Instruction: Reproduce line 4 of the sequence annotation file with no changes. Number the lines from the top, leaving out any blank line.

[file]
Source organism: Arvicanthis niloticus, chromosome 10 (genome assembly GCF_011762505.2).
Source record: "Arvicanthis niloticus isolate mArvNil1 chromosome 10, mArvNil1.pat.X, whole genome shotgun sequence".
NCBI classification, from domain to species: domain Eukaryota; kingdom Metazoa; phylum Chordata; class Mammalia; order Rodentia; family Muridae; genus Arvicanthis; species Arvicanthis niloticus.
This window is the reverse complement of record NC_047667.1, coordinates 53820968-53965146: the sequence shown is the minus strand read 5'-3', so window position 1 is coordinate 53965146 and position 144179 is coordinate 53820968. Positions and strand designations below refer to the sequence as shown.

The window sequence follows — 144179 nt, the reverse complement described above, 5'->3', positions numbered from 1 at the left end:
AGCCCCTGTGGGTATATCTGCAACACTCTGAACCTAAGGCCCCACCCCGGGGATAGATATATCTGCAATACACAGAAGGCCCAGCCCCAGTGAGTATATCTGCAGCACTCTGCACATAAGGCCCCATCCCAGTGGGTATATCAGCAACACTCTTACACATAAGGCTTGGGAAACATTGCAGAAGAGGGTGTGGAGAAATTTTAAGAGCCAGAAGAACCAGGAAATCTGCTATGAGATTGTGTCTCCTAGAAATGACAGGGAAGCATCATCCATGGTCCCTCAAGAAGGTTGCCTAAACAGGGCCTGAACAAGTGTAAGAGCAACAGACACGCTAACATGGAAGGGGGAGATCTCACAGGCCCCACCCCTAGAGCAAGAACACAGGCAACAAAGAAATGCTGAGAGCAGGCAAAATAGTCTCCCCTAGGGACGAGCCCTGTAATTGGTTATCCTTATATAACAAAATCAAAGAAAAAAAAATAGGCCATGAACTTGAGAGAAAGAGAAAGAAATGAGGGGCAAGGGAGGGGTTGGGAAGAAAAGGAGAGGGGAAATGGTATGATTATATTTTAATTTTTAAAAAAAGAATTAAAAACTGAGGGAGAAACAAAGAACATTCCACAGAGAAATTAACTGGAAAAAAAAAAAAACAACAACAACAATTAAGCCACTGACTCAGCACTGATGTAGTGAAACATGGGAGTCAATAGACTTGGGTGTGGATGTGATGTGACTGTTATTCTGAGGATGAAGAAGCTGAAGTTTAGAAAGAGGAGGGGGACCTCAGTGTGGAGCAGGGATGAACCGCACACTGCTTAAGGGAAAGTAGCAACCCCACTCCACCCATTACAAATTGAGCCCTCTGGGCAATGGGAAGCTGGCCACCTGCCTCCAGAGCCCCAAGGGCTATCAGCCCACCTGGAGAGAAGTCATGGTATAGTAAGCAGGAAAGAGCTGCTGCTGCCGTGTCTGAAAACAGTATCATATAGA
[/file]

This window is the reverse complement of record NC_047667.1, coordinates 53820968-53965146: the sequence shown is the minus strand read 5'-3', so window position 1 is coordinate 53965146 and position 144179 is coordinate 53820968. Positions and strand designations below refer to the sequence as shown.